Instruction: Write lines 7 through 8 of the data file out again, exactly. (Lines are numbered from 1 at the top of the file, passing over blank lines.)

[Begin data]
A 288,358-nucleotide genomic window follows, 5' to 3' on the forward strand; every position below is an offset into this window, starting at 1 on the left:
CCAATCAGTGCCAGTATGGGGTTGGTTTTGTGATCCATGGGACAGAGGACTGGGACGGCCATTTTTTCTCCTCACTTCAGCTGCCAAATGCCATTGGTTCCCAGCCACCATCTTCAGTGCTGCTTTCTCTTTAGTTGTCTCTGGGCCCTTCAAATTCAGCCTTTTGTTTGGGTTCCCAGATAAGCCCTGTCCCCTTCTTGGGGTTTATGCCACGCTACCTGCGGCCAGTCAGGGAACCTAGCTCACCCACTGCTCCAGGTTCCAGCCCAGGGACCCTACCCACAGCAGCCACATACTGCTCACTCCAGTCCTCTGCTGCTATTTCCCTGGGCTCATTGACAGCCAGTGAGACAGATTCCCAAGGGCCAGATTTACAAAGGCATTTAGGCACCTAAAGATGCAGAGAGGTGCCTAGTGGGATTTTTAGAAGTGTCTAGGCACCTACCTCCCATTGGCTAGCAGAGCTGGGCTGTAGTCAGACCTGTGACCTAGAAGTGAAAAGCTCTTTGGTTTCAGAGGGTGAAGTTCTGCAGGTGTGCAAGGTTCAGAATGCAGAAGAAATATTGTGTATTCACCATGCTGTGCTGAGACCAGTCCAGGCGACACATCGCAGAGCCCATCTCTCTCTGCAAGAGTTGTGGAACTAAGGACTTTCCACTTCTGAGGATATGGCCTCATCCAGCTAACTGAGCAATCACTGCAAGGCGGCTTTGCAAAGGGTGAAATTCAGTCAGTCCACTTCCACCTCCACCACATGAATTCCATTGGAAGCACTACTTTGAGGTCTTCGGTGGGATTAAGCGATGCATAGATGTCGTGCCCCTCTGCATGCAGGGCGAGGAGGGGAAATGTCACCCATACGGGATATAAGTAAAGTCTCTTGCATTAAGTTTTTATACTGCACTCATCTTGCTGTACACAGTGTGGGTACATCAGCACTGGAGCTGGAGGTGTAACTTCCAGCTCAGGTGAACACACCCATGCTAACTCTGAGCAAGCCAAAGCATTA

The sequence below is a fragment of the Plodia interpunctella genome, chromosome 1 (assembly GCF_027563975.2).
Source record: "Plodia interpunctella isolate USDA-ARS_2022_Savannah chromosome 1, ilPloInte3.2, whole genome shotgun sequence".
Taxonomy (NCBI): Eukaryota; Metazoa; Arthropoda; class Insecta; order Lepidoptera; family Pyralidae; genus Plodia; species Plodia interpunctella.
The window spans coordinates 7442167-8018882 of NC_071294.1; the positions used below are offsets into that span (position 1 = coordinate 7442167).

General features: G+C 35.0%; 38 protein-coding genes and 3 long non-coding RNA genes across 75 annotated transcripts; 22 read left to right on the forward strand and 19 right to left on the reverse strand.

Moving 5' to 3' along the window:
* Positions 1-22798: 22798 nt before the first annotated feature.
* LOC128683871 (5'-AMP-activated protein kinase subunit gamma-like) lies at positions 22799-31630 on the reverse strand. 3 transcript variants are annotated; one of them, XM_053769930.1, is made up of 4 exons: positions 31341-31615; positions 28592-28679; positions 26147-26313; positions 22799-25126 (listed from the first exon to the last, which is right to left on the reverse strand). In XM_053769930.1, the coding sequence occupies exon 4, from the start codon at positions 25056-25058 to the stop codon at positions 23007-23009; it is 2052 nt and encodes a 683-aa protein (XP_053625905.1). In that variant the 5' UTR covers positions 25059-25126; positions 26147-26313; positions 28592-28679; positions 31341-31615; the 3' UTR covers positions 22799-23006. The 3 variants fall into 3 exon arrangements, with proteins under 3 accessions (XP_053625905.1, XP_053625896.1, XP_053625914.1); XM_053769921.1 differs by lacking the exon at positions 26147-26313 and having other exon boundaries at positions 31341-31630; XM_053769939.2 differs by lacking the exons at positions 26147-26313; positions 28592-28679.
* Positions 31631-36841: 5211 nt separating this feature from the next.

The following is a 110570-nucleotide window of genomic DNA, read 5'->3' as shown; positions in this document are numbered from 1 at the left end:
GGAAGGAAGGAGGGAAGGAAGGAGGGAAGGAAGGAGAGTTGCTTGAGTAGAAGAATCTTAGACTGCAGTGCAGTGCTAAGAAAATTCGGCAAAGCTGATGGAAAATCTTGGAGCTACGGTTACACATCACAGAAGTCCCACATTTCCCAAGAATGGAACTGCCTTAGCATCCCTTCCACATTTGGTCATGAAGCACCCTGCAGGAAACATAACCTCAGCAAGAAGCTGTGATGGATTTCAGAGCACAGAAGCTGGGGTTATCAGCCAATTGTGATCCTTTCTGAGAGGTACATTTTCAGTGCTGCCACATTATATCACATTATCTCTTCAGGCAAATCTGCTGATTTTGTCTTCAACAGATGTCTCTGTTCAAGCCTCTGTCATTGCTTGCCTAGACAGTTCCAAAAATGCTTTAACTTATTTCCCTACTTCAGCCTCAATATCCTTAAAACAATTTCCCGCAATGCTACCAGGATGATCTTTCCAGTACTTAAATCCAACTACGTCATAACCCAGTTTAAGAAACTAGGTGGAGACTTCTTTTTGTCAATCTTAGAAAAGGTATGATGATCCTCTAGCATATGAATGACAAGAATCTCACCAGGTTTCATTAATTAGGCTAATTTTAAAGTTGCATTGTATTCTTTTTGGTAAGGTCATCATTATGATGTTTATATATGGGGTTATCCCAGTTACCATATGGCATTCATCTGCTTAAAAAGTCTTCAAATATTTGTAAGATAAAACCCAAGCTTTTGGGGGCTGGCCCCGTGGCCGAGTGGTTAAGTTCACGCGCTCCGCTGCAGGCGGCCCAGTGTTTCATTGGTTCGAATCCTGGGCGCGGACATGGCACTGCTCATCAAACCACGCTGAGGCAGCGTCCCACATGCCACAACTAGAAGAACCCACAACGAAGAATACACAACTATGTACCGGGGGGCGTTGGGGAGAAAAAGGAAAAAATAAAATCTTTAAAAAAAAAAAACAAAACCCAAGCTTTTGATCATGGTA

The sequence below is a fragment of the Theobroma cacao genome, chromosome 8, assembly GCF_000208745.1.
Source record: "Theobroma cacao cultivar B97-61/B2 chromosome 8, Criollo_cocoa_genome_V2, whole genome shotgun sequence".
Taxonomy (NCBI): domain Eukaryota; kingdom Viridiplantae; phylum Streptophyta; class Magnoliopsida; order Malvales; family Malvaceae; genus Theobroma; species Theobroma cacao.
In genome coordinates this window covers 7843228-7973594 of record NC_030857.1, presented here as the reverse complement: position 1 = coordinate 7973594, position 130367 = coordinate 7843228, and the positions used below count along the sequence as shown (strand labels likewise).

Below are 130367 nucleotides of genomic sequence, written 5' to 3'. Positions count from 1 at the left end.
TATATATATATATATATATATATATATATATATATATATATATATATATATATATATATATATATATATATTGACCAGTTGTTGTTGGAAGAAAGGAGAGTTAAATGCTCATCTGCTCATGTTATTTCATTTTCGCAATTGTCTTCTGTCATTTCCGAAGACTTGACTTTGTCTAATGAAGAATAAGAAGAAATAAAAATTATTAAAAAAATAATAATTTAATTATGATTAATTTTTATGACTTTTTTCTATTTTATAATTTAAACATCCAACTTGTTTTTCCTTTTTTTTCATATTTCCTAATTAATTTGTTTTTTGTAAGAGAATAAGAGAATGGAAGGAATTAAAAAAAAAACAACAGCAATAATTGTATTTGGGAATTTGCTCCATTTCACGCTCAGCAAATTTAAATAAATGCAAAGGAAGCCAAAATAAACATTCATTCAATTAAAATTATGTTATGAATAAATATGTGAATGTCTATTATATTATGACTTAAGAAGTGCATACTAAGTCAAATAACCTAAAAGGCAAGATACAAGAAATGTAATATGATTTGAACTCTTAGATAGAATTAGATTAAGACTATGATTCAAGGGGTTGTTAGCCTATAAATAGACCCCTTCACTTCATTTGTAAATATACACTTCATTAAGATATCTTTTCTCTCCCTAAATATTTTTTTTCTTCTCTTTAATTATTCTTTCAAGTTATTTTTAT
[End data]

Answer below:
General features: G+C 35.0%; 38 protein-coding genes and 3 long non-coding RNA genes across 75 annotated transcripts; 22 read left to right on the forward strand and 19 right to left on the reverse strand.

Moving 5' to 3' along the window: